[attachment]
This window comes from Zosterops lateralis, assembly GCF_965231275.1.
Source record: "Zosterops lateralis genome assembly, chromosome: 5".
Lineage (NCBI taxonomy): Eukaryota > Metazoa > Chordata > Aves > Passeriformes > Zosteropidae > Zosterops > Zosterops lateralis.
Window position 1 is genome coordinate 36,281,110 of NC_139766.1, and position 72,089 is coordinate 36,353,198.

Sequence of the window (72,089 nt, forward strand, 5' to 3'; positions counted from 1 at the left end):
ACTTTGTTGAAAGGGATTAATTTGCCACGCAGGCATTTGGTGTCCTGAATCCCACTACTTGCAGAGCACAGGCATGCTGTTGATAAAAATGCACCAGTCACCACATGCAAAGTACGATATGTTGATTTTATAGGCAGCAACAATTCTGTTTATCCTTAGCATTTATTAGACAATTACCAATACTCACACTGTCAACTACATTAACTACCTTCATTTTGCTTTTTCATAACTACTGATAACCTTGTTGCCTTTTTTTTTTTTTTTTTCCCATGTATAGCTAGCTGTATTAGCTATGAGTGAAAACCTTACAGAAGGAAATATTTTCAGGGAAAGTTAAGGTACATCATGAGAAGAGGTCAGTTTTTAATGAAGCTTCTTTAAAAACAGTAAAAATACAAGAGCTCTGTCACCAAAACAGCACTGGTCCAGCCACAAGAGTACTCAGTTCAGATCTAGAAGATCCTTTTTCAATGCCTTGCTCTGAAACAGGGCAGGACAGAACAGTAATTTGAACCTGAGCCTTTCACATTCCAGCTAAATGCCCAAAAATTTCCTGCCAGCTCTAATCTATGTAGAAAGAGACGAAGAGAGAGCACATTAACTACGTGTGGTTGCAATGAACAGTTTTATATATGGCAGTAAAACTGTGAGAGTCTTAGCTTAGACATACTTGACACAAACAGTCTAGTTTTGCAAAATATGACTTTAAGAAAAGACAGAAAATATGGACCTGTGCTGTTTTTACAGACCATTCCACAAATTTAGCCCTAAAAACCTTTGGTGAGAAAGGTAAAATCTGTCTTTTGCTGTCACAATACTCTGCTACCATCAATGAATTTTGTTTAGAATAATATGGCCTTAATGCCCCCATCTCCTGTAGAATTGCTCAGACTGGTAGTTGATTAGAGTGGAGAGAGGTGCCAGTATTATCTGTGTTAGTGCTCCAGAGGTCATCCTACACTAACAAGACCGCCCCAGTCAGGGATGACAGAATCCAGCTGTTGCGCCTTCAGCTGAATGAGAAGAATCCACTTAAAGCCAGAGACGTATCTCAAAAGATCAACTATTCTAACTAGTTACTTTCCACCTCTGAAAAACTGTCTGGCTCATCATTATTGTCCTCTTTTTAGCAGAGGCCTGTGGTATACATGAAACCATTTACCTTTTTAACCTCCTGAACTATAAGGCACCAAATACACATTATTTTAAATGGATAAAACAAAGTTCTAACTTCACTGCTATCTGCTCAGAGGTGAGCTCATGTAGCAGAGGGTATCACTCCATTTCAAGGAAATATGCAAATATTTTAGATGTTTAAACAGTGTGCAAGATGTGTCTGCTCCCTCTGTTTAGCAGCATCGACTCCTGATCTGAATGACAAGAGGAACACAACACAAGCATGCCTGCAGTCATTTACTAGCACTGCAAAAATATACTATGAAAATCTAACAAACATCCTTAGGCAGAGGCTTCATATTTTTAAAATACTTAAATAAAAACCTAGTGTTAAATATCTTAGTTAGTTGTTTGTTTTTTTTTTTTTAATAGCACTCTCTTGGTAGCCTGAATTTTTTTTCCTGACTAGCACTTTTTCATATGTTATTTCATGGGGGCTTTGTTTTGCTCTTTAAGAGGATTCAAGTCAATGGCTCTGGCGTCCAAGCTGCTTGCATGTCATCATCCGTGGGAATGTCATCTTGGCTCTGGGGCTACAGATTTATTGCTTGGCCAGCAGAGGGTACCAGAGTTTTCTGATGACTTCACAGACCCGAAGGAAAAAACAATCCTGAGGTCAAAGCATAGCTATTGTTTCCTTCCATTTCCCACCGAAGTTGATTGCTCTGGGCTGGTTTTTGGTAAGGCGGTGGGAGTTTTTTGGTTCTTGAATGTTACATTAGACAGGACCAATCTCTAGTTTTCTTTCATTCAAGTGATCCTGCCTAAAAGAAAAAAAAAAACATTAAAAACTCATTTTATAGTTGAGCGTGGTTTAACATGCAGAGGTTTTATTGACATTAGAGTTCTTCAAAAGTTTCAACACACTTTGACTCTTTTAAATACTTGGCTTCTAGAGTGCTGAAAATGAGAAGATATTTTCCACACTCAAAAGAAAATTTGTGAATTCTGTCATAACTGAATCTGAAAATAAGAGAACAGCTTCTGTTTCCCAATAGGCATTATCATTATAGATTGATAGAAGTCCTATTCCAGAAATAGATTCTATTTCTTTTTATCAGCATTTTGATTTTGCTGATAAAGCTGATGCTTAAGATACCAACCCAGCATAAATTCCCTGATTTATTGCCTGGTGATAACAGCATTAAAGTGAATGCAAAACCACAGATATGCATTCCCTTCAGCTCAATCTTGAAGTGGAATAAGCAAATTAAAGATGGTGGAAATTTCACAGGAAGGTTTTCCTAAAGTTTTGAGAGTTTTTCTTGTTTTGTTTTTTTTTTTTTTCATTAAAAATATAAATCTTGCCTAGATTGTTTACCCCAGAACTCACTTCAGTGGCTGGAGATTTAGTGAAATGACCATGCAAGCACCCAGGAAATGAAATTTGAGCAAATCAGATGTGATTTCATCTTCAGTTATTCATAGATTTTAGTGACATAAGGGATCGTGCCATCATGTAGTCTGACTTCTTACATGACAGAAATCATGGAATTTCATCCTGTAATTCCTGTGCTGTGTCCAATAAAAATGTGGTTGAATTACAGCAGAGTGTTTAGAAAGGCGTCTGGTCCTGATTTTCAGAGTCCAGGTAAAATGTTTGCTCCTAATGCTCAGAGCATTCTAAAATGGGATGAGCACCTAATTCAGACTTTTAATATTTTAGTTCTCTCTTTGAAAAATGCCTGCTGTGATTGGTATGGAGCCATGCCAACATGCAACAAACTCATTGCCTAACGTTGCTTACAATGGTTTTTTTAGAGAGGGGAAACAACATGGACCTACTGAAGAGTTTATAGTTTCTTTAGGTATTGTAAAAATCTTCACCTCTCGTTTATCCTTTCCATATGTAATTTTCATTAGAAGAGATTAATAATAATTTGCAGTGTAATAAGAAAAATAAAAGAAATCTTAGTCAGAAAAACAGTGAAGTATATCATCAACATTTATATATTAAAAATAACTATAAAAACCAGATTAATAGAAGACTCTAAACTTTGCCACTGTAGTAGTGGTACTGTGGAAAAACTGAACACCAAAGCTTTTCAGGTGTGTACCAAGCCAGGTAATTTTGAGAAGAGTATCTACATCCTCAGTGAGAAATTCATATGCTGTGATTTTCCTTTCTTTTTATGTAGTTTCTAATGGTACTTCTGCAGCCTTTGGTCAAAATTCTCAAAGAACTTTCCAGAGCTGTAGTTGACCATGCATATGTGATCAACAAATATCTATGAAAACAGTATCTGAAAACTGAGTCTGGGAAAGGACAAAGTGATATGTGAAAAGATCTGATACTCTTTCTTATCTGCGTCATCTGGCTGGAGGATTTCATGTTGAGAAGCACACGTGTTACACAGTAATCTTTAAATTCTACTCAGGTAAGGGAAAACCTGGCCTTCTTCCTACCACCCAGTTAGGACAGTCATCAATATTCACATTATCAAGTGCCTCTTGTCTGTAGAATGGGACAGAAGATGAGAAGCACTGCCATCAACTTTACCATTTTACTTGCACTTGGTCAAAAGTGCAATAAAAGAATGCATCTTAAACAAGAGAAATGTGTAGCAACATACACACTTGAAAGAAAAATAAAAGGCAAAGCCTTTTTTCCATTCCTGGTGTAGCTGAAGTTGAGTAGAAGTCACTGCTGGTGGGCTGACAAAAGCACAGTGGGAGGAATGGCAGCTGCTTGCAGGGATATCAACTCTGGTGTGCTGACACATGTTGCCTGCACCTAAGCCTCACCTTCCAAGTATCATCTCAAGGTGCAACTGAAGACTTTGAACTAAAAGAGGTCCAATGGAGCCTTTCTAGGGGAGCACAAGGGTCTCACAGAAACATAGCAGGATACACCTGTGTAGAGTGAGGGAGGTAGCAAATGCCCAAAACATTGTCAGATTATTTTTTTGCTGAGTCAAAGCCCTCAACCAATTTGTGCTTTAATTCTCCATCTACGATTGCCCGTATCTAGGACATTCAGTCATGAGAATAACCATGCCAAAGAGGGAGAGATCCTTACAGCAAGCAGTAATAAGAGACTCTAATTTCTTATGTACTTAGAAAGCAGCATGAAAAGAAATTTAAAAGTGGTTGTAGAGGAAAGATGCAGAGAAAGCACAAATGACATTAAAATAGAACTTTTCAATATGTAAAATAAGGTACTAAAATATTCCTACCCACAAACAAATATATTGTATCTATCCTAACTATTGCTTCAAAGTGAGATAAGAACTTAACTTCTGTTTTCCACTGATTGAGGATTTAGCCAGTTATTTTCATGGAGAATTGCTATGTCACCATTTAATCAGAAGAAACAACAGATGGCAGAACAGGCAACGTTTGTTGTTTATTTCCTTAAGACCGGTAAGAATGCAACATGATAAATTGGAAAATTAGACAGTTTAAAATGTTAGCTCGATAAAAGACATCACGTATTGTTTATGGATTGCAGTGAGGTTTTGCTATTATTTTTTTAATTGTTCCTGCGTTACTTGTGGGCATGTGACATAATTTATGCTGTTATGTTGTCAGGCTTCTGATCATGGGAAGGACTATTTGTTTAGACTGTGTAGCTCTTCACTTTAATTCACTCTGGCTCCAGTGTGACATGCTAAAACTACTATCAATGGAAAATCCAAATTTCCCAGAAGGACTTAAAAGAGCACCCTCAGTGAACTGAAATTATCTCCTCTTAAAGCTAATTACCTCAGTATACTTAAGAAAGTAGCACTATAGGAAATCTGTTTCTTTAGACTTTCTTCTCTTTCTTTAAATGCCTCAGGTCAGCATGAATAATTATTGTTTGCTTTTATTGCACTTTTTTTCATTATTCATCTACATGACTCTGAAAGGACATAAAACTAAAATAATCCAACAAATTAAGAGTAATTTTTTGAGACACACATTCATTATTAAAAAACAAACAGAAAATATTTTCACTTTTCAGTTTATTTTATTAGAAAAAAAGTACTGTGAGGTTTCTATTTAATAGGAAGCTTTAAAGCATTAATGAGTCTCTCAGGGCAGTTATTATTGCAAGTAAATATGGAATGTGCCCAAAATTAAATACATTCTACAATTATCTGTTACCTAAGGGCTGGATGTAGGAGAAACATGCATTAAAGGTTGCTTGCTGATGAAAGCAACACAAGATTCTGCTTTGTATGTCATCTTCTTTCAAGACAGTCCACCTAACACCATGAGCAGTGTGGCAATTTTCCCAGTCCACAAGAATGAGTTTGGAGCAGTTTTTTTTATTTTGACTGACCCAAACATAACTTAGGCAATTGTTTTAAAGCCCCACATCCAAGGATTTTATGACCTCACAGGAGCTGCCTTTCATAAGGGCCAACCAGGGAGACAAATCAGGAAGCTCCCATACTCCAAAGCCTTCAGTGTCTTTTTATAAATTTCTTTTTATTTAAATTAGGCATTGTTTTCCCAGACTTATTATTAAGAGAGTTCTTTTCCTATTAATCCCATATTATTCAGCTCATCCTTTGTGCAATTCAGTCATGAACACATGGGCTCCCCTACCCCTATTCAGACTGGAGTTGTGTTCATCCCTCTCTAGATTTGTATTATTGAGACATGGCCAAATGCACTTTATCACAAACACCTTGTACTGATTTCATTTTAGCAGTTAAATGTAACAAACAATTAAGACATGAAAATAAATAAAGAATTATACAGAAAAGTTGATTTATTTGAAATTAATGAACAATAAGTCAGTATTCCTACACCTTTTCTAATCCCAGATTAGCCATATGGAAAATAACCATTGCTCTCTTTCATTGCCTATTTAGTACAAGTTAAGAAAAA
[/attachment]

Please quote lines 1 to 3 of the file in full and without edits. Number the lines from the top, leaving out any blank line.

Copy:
This window comes from Zosterops lateralis, assembly GCF_965231275.1.
Source record: "Zosterops lateralis genome assembly, chromosome: 5".
Lineage (NCBI taxonomy): Eukaryota > Metazoa > Chordata > Aves > Passeriformes > Zosteropidae > Zosterops > Zosterops lateralis.